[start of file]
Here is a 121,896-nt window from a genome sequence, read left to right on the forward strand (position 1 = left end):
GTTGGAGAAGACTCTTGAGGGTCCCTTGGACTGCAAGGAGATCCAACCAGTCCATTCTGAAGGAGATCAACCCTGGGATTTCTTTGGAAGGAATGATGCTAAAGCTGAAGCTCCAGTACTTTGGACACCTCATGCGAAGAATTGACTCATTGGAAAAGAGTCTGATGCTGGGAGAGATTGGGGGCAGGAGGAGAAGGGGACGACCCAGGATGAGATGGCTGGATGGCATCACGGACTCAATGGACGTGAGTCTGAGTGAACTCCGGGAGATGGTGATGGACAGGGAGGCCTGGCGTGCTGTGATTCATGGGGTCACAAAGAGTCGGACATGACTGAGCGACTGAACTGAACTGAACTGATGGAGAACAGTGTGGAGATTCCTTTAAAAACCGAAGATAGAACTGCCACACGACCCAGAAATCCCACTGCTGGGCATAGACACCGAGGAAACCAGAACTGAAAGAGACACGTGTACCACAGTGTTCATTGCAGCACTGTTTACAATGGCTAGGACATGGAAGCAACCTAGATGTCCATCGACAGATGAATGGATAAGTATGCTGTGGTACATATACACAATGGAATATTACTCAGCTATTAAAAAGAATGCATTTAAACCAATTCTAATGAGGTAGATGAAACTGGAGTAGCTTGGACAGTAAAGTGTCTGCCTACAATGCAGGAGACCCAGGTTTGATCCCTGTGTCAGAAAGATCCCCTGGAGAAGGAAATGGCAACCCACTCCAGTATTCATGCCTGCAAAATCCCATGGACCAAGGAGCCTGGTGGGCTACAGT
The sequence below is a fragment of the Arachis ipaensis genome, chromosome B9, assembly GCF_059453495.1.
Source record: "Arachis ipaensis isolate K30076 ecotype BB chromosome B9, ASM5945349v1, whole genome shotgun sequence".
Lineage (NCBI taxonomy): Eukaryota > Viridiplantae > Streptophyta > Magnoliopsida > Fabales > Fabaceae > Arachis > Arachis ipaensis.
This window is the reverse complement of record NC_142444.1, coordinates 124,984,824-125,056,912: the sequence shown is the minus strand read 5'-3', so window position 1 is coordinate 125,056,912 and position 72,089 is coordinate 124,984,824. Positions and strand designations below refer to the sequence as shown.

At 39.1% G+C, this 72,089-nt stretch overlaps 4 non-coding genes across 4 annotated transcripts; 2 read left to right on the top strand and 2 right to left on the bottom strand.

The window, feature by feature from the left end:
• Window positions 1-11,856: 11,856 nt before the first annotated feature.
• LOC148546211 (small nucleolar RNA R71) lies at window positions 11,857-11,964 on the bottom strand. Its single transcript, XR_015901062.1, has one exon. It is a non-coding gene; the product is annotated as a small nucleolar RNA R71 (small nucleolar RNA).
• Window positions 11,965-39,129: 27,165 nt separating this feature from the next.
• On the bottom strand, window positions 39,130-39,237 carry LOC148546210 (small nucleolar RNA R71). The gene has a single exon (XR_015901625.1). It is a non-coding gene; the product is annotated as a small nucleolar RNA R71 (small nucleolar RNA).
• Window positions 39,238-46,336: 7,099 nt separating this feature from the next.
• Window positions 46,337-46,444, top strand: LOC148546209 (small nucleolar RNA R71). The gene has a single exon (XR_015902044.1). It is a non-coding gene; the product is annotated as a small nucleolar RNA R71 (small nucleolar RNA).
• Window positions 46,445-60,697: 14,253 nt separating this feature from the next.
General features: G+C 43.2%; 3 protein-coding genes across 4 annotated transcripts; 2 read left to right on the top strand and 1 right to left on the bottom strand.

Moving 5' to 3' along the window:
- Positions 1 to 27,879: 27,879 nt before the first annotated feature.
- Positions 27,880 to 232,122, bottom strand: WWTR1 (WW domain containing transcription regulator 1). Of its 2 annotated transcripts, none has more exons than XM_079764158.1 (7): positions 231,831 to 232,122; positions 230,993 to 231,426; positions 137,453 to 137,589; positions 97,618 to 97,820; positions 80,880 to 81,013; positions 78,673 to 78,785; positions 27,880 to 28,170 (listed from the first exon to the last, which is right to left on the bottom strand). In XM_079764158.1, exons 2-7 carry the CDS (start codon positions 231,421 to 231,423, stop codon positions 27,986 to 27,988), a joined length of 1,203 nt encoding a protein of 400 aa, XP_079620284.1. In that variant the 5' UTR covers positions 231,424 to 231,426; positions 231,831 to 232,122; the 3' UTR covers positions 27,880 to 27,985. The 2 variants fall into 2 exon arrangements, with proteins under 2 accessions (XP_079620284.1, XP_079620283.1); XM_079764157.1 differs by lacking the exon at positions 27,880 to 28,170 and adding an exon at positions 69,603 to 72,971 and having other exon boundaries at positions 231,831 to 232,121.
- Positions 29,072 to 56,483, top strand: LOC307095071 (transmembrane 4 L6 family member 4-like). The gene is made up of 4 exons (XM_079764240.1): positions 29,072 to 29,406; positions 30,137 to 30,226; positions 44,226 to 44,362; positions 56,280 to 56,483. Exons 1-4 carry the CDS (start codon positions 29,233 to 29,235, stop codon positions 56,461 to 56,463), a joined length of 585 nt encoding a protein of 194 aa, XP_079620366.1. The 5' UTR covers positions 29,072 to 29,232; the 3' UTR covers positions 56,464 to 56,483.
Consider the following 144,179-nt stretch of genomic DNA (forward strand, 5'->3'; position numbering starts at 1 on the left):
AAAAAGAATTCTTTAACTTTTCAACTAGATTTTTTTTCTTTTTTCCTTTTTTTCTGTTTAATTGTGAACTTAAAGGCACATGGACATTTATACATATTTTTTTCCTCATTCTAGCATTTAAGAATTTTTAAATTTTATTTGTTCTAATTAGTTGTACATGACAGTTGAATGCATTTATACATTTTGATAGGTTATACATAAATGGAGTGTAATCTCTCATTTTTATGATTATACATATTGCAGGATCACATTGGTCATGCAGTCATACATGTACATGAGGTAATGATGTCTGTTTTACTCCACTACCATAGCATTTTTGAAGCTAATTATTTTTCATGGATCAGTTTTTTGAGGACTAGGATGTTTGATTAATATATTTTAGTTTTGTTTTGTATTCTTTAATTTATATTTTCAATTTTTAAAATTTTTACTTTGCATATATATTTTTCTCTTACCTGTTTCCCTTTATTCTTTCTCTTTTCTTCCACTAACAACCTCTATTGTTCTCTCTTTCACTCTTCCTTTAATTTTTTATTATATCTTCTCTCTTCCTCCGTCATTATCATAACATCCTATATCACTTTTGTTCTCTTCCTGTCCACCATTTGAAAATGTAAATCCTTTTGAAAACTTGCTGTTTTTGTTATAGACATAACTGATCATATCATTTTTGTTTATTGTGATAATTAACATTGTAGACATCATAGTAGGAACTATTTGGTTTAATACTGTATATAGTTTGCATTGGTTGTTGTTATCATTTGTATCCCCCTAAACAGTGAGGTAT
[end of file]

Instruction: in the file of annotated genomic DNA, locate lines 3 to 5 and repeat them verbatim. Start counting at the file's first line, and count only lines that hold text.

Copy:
The sequence below is a fragment of the Arachis ipaensis genome, chromosome B9, assembly GCF_059453495.1.
Source record: "Arachis ipaensis isolate K30076 ecotype BB chromosome B9, ASM5945349v1, whole genome shotgun sequence".
Lineage (NCBI taxonomy): Eukaryota > Viridiplantae > Streptophyta > Magnoliopsida > Fabales > Fabaceae > Arachis > Arachis ipaensis.